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Tatiana Ederich Lehnen, Rafael Marschner, Fernanda Dias, Ana Luiza Maia and Simone Magagnin Wajner

Imbalances in redox status modulate type 3 deiodinase induction in nonthyroidal illness syndrome. However, the underlying mechanisms that lead to D3 dysfunction under redox imbalance are still poorly understood. Here we evaluated D3 induction, redox homeostasis, and their interrelationships in the liver, muscle, and brain in an animal model of NTIS. Male Wistar rats were subjected to left anterior coronary artery occlusion and randomly separated into two groups and treated or not (placebo) with the antioxidant N-acetylcysteine. Sham animals were used as controls. Animals were killed 10 or 28 days post-MI induction and tissues were immediately frozen for biochemical analysis. D3 activity, protein oxidation and antioxidant defenses were measured in liver, muscle, and brain. Compared to those of the sham group, the levels of D3 expression and activity were increased in the liver (P = 0.002), muscle (P = 0.03) and brain (P = 0.01) in the placebo group. All tissues from the placebo animals showed increased carbonyl groups (P < 0.001) and diminished sulfhydryl levels (P < 0.001). Glutathione levels were decreased and glutathione disulfide levels were augmented in all examined tissues. The liver and muscle showed augmented levels of glutathione peroxidase, glutathione reductase and thioredoxin reductase activity (P = 0.001). NAC prevented all the alterations described previously. D3 dysfunction in all tissues correlates with post-MI-induced protein oxidative damage and altered antioxidant defenses. NAC treatment prevents D3 dysfunction, indicating that reversible redox-related remote D3 activation explains, at least in part, the thyroid hormone derangements of NTIS.

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Simone Magagnin Wajner, Márcia dos Santos Wagner, Rossana C N Melo, Gleydes G Parreira, Hélio Chiarini-Garcia, Antonio C Bianco, Csaba Fekete, Edith Sanchez, Ronald M Lechan and Ana Luiza Maia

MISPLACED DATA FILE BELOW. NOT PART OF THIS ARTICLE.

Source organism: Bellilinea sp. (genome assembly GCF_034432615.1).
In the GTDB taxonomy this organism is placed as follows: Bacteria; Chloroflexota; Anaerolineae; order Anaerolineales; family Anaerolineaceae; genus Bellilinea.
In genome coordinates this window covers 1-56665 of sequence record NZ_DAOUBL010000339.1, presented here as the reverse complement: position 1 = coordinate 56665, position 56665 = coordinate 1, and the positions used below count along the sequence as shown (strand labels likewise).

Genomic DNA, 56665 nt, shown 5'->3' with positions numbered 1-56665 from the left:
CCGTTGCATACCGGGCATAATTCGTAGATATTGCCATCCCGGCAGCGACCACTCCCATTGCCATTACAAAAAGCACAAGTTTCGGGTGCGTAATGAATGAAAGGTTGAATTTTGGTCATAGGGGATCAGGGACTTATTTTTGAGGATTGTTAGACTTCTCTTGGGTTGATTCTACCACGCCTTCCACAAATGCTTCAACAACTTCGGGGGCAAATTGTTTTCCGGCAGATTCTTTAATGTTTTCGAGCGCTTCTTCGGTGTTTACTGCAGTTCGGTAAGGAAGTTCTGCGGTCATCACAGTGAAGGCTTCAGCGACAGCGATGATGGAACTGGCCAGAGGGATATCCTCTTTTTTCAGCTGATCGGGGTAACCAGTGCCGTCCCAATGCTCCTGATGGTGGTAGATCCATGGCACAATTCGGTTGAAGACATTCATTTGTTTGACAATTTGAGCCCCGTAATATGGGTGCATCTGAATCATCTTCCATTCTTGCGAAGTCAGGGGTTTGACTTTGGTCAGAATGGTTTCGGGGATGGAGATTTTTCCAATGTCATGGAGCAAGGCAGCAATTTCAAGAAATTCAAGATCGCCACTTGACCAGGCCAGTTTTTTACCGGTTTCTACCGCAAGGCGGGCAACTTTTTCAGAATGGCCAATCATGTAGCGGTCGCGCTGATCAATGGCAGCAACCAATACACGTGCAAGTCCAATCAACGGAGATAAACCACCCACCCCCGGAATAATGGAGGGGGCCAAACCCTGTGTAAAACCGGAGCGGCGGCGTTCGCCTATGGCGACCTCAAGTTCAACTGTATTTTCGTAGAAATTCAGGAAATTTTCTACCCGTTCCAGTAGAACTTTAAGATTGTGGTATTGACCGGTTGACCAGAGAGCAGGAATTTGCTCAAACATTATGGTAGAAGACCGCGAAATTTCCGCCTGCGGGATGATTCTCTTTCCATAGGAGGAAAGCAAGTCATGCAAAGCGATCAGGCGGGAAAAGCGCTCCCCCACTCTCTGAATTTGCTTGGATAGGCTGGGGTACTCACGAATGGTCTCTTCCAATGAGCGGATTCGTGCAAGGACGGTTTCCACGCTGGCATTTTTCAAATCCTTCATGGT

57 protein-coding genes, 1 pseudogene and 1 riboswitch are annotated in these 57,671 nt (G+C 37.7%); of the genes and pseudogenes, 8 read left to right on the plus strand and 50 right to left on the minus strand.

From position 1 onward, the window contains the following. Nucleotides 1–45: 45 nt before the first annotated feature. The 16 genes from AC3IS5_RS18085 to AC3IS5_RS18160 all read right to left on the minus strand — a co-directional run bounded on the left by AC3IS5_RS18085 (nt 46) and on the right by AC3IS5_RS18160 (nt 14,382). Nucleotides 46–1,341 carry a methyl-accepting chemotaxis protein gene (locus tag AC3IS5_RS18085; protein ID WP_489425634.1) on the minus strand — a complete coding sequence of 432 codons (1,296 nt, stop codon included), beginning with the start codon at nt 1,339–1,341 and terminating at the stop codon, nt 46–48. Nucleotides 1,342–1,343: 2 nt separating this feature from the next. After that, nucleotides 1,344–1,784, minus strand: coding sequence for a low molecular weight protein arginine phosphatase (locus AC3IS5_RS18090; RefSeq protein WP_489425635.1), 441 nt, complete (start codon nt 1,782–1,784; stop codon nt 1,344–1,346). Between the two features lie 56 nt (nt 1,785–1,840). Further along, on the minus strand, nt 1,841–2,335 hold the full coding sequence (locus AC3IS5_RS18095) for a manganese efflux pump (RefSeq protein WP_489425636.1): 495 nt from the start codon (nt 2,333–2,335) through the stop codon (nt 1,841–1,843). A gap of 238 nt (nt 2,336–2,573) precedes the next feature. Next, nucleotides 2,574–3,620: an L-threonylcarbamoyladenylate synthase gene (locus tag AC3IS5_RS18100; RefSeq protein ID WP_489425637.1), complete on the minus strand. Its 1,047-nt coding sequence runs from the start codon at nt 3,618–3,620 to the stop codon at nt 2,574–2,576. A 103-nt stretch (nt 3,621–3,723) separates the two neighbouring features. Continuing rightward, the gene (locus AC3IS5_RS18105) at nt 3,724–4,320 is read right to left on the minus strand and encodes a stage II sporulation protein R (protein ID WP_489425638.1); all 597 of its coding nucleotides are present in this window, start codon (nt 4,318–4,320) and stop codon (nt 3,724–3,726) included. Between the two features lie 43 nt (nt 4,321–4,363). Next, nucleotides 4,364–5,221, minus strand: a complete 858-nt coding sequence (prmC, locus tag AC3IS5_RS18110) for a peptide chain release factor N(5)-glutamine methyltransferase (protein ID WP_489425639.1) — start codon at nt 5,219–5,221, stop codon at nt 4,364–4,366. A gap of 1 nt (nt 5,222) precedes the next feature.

The testis has been classically described as a thyroid hormone unresponsive tissue, but recent studies indicate that these hormones might play an important role in developing testes. We have previously demonstrated that type 2 iodothyronine deiodinase (D2), a thyroid hormone-activating enzyme, is expressed in adult rodent testis and that its activity is induced by hypothyroidism. Nevertheless, the precise location of D2 in testis is not known. The aim of the present work was to determine the testicular cell types in which D2 is expressed using real-time PCR analysis, in situ hybridization histochemistry, and determination of D2 activity in cell fractions isolated from adult euthyroid and/or hypothyroid rat testis. The D2 mRNA levels in germ cells were higher than those from somatic cells (6.94 ± 1.49 vs 2.32 ± 0.79 arbitrary units (au); P = 0.017). Hypothyroidism increased D2 expression in germ cells (6.94 ± 1.49 vs 8.78 ± 5.43 au, P = 0.002) but did not change D2 transcripts in somatic cells significantly (2.12 ± 0.79 vs 2.88 ± 1.39 au, P = 0.50). In situ hybridization analysis showed that D2 mRNA is specifically present in elongated spermatids undergoing differentiation, whereas other germ cell types and Sertoli cells of seminiferous epithelium and the interstitial cells were virtually negative for this enzyme. The enzyme activity measured in germ and somatic isolated cell fractions (0.23 ± 0.003 vs 0.02 ± 0.013 fmol/min per mg protein respectively; P < 0.001) further confirmed the real-time PCR and in situ hybridization results. Hence, our findings demonstrated that D2 is predominantly expressed in elongated spermatids, suggesting that thyroid hormone might have a direct effect on spermatogenesis in the adult rats.